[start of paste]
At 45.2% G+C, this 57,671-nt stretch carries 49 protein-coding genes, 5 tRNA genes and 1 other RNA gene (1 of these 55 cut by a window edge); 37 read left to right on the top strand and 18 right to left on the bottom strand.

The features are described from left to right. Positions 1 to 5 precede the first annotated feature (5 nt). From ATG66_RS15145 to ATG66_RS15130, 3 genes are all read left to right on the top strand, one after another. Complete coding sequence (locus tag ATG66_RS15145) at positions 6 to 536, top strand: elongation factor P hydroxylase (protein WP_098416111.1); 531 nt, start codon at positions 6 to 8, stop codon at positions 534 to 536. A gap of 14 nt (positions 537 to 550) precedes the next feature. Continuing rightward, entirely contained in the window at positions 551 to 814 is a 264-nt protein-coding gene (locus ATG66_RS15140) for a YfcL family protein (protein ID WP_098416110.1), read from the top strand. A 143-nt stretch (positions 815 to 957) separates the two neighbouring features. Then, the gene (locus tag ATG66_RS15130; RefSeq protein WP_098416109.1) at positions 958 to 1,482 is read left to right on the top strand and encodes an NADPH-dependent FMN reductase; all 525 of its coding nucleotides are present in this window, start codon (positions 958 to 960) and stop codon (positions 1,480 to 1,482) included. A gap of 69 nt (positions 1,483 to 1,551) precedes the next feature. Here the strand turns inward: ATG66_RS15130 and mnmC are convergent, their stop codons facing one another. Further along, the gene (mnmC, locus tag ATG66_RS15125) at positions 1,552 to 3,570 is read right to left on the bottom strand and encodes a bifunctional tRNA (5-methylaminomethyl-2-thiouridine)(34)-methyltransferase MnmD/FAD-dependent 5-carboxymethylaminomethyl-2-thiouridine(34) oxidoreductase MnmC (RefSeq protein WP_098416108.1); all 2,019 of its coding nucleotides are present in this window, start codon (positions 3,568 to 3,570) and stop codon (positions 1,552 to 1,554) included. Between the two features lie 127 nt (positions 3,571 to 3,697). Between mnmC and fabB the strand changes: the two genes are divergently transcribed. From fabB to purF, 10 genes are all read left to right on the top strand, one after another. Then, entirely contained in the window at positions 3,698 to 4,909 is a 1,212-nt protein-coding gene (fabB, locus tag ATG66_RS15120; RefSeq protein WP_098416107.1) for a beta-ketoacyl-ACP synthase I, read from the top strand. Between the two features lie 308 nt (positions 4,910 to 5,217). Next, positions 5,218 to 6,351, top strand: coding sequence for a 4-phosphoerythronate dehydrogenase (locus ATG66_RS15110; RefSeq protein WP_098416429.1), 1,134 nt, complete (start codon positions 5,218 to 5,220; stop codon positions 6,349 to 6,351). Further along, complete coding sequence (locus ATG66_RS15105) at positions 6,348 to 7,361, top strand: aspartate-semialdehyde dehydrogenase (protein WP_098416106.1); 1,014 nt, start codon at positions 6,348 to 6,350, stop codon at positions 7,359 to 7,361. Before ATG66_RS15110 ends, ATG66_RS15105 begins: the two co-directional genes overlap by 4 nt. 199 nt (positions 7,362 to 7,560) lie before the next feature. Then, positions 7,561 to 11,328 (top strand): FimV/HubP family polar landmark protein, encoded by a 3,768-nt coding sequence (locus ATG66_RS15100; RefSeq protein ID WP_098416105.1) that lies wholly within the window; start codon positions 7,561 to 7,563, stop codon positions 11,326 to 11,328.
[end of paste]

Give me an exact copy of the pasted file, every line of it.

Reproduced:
At 45.2% G+C, this 57,671-nt stretch carries 49 protein-coding genes, 5 tRNA genes and 1 other RNA gene (1 of these 55 cut by a window edge); 37 read left to right on the top strand and 18 right to left on the bottom strand.

The features are described from left to right. Positions 1 to 5 precede the first annotated feature (5 nt). From ATG66_RS15145 to ATG66_RS15130, 3 genes are all read left to right on the top strand, one after another. Complete coding sequence (locus tag ATG66_RS15145) at positions 6 to 536, top strand: elongation factor P hydroxylase (protein WP_098416111.1); 531 nt, start codon at positions 6 to 8, stop codon at positions 534 to 536. A gap of 14 nt (positions 537 to 550) precedes the next feature. Continuing rightward, entirely contained in the window at positions 551 to 814 is a 264-nt protein-coding gene (locus ATG66_RS15140) for a YfcL family protein (protein ID WP_098416110.1), read from the top strand. A 143-nt stretch (positions 815 to 957) separates the two neighbouring features. Then, the gene (locus tag ATG66_RS15130; RefSeq protein WP_098416109.1) at positions 958 to 1,482 is read left to right on the top strand and encodes an NADPH-dependent FMN reductase; all 525 of its coding nucleotides are present in this window, start codon (positions 958 to 960) and stop codon (positions 1,480 to 1,482) included. A gap of 69 nt (positions 1,483 to 1,551) precedes the next feature. Here the strand turns inward: ATG66_RS15130 and mnmC are convergent, their stop codons facing one another. Further along, the gene (mnmC, locus tag ATG66_RS15125) at positions 1,552 to 3,570 is read right to left on the bottom strand and encodes a bifunctional tRNA (5-methylaminomethyl-2-thiouridine)(34)-methyltransferase MnmD/FAD-dependent 5-carboxymethylaminomethyl-2-thiouridine(34) oxidoreductase MnmC (RefSeq protein WP_098416108.1); all 2,019 of its coding nucleotides are present in this window, start codon (positions 3,568 to 3,570) and stop codon (positions 1,552 to 1,554) included. Between the two features lie 127 nt (positions 3,571 to 3,697). Between mnmC and fabB the strand changes: the two genes are divergently transcribed. From fabB to purF, 10 genes are all read left to right on the top strand, one after another. Then, entirely contained in the window at positions 3,698 to 4,909 is a 1,212-nt protein-coding gene (fabB, locus tag ATG66_RS15120; RefSeq protein WP_098416107.1) for a beta-ketoacyl-ACP synthase I, read from the top strand. Between the two features lie 308 nt (positions 4,910 to 5,217). Next, positions 5,218 to 6,351, top strand: coding sequence for a 4-phosphoerythronate dehydrogenase (locus ATG66_RS15110; RefSeq protein WP_098416429.1), 1,134 nt, complete (start codon positions 5,218 to 5,220; stop codon positions 6,349 to 6,351). Further along, complete coding sequence (locus ATG66_RS15105) at positions 6,348 to 7,361, top strand: aspartate-semialdehyde dehydrogenase (protein WP_098416106.1); 1,014 nt, start codon at positions 6,348 to 6,350, stop codon at positions 7,359 to 7,361. Before ATG66_RS15110 ends, ATG66_RS15105 begins: the two co-directional genes overlap by 4 nt. 199 nt (positions 7,362 to 7,560) lie before the next feature. Then, positions 7,561 to 11,328 (top strand): FimV/HubP family polar landmark protein, encoded by a 3,768-nt coding sequence (locus ATG66_RS15100; RefSeq protein ID WP_098416105.1) that lies wholly within the window; start codon positions 7,561 to 7,563, stop codon positions 11,326 to 11,328.